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'This is an all-star team': Meet Louisville mayor-elect Craig Greenberg's senior leadership team

Many of the names on Greenberg's leadership team are familiar with city government and Metro Council.

LOUISVILLE, Ky. — Louisville mayor-elect Craig Greenberg made his first permanent personnel announcements since being elected on Nov. 8.

Many of the names on Greenberg's senior leadership team are familiar with city government and Metro Council.

Here's who is on Greenberg's team:

Barbra Sexton Smith - Deputy Mayor

  • Sexton Smith will lead several new offices in the mayor's office focusing on the administration's priorities and serve as a key advisor. She served as the District 4 Councilwoman from 2017-2021.

Nicole George - Deputy Mayor of Public Health and Services 

  • Outgoing Metro Councilmember George (D-21) will oversee the city's Public Health Department and Public Works among other departments. She is the outgoing representative for Metro Council District 21.

David James - Deputy Mayor of Emergency Services 

  • James, outgoing Metro Council President (D-6), will lead the Louisville Fire Department, Metro Corrections and EMS.

Dana Mayton - Deputy Mayor of Operations and Budget

  • Mayton will oversee the Office of Management and Budget, Human Resources and several other departments.

David Kaplan - Chief of Staff and General Counsel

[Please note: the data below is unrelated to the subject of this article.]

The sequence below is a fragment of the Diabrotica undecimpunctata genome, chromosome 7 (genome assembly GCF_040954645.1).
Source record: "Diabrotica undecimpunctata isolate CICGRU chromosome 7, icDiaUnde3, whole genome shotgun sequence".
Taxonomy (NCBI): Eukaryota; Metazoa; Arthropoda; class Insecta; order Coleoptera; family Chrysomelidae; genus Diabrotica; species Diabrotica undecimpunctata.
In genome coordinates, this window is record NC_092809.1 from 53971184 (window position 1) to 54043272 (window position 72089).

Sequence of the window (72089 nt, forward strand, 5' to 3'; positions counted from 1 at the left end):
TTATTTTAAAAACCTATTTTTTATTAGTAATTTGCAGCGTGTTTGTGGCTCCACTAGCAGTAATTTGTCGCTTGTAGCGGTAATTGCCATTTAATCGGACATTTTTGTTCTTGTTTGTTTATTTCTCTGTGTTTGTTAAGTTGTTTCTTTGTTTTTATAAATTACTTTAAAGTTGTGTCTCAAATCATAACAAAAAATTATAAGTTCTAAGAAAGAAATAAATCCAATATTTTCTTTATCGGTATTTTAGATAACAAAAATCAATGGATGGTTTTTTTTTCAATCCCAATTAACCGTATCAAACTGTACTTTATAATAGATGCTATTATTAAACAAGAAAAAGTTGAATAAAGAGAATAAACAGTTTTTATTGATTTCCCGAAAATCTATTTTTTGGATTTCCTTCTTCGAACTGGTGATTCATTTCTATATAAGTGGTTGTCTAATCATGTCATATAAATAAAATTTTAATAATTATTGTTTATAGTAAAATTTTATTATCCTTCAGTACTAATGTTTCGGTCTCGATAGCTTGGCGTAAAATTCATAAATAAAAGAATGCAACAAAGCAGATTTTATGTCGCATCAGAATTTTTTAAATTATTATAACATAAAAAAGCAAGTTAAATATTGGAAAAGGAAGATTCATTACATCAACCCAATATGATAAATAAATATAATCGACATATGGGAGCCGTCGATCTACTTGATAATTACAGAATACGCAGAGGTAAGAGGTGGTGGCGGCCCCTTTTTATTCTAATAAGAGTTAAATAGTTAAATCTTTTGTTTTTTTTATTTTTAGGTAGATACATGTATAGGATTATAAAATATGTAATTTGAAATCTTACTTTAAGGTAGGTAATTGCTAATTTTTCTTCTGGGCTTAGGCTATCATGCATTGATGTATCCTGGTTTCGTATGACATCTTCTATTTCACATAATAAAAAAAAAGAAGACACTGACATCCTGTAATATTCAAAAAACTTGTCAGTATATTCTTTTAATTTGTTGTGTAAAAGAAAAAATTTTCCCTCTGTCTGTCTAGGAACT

Keisha Dorsey - Deputy Chief of Staff

"A new direction requires a new structure to more effectively and efficiently serve our community," Greenberg said. "This diverse group of highly motivated and dedicated individuals will run the day-to-day operations of our city government. 

It comes just days after Greenberg announced his pick for an interim police chief at the Louisville Metro Police Department, Deputy Chief Jacquelyn 'Jackie' Gwinn-Villaroel, who will report directly to Greenberg. So far, he has not voiced intentions of naming a chief of public safety.

Gwinn-Villaroel will take the head role when Chief Erika Shields steps down on following Greenberg's inauguration next year. That's also when a national search for a permanent LMPD chief will begin. She'll remain on the senior leadership team even after a permanent chief is sworn in.

"This is an all-star team. Together, they have the sense of urgency, commitment to transparency and experience we need to make our city safer, stronger and healthier," Greenberg said. "We have so many challenges facing our city."

Greenberg decided to select four deputy mayors, something we haven't seen since former Mayor Jerry Abramson's administration.

Greenberg prioritized adding both current and former local lawmakers to his staff, including James who also has experience as a former police detective. But notably, he will not supervise Louisville Metro Police (LMPD).

"We are a team, and we are all going to work together, and we're going to do everything we can do," James said. "The number one responsibility of government is public safety, and so we're all working to make sure that happens for everybody."

WHAS11 also brought the conversation back to Greenberg's campaign promise, to move Louisville in "a new direction" -- asking what he'd say to folks who potentially look at his senior leadership team and question whether these familiar faces adequately represent his mission.

"Just wait and see, wait and see, [and] give us the opportunity to start to make meaningful change for our city -- to start to continue the hard work that LMPD is working on right now to improve public safety," Greenberg said.

Greenberg will be sworn in as Louisville's 51st Mayor on Jan. 2, 2023.

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